"I'm eight years away from retirement, so I suppose more money and a better pension was part of my motivation, but it has got me interested in my own practice. I became an EIS learning representative at the same time, so I had a lot of work to do.

"It's not an easy option when you're working full-time but the flexibility of online learning is what makes it successful for me."

Fiona Duff


Highland's Tuition Service, Inverness

"I've completed Paisley's first module and am now doing the personal communication module. Working online when you live 14 miles out of Inverness is tremendous. You can communicate with the whole of Scotland any time during the day or night, so you never feel restricted or isolated.

"The support level is high, quite superb, and would certainly make me want to stay with the University of Paisley. If you send a tutor an e-mail in the morning, by the time you're home it's been answered.

"Support from other students via the Blackboard learning system is huge. It can be overwhelming. You get ideas, support, advice from other students, either on the open Blackboard or to your private e-mail address.

"Technically I've had no major problems, though the system can be a bit slow. I'm told broadband is much better but we don't have such a thing up here yet.

"Assignments are marked very quickly, which helps a lot, and our group had around 20 colleagues from different sectors. I learned a lot about classroom management - I often work in offices or children's homes with young people with behaviour problems, ill health or phobias or school refusers - and I learned a lot about primary schools.

"It broadens the outlook.

"Financially I'm lucky in that I can afford to pay for the course myself.

If I didn't have a certain private income at the moment I couldn't afford it. It's very expensive, even as an EIS member who gets 15 per cent off because of the EISPaisley University partnership.

"I work part-time and have been on supply for 11 years, up until last year.

I feel I have to go for chartered teacher status to give me a chance of getting a full-time post, which I'd like when my daughter goes to secondary school in a few years' time."

Monika Dick

Class teacher

Kilsyth Primary

"The Paisley course is wonderful and the staff very supportive. It's hugely informative and relevant. It's giving me academic knowledge, keeping me up to date and at the cutting edge.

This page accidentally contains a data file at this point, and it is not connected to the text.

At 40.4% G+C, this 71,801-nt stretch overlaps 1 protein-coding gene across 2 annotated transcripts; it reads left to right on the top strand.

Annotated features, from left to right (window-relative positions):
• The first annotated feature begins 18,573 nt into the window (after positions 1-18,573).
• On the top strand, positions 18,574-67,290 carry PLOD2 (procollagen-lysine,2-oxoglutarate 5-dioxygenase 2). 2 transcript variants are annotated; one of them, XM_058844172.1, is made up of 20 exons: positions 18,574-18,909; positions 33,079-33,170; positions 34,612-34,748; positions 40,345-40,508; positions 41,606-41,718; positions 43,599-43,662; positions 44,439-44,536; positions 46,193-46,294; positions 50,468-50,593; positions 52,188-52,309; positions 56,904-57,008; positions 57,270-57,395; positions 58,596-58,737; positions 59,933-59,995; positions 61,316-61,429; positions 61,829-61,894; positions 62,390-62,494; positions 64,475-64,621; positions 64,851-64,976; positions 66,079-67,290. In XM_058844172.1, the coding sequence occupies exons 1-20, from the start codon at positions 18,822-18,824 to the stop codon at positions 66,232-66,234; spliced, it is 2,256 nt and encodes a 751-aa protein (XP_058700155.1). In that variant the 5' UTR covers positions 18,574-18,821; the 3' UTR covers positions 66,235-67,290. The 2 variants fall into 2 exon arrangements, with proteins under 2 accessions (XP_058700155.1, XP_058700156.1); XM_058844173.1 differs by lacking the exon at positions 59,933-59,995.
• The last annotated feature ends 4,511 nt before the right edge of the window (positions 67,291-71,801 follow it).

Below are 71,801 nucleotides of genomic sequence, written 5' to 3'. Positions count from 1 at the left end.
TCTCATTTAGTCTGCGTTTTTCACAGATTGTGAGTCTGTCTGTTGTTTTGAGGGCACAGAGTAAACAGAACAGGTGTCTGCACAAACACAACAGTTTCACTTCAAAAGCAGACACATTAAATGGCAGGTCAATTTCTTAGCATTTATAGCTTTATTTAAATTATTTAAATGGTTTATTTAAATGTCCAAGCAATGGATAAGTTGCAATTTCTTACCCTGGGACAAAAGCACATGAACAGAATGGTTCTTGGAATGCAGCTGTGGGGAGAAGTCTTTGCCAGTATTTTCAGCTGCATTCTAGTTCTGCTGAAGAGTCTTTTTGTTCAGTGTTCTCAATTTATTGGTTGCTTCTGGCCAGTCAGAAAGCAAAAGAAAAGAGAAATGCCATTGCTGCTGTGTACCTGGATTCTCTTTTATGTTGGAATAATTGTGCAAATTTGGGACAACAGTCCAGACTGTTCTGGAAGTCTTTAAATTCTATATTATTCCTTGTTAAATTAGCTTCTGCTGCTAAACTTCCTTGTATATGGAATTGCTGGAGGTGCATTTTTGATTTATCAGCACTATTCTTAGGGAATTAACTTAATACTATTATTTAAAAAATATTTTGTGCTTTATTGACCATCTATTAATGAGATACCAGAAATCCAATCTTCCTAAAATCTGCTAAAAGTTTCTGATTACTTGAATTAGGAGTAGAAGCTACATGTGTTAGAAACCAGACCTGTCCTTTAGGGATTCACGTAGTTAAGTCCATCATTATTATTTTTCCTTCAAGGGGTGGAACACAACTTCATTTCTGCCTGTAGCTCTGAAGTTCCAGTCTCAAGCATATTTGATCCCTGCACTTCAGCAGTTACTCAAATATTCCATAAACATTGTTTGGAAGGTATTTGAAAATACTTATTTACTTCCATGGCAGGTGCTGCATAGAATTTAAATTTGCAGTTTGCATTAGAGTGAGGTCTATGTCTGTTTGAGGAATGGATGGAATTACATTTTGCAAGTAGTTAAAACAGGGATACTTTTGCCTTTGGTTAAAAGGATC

"I've been teaching for 10 years and this has absolutely made me a better teacher because it makes you secure in your practice, based on the theory behind it.

"I want to be the best teacher I can and this makes it feasible. Sharing ideas with colleagues gives you a roundness you don't get in a single school or sector.

"I've learned a whole lot about secondary education and can appreciate the differences."

Gerry Deeney

Technical studies teacher

Loudoun Academy, East Ayrshire

"For me the main thing was Paisley's flexibility, especially as we have a young family. So I could really only do this online, because I couldn't commit to time and place. I also appreciated not having to travel.

"The Blackboard learning system gave very useful access to downloaded materials and discussions with colleagues across the country on any course-related issue, as well as through e-mail and the discussion boards which involved either your own group of about 20 or the whole cohort.

"Another great thing was the virtual classroom, a chatroom where you communicate in real time with everyone online together, at the same time. I did miss face-to-face communication but the benefits outweighed this.

"The course was rigorous but there was a lot of collaborative learning, tutors were supportive and course leaders responded very quickly to any issues raised.

"After 20 years of teaching, the programme has made me think in depth about my teaching practices."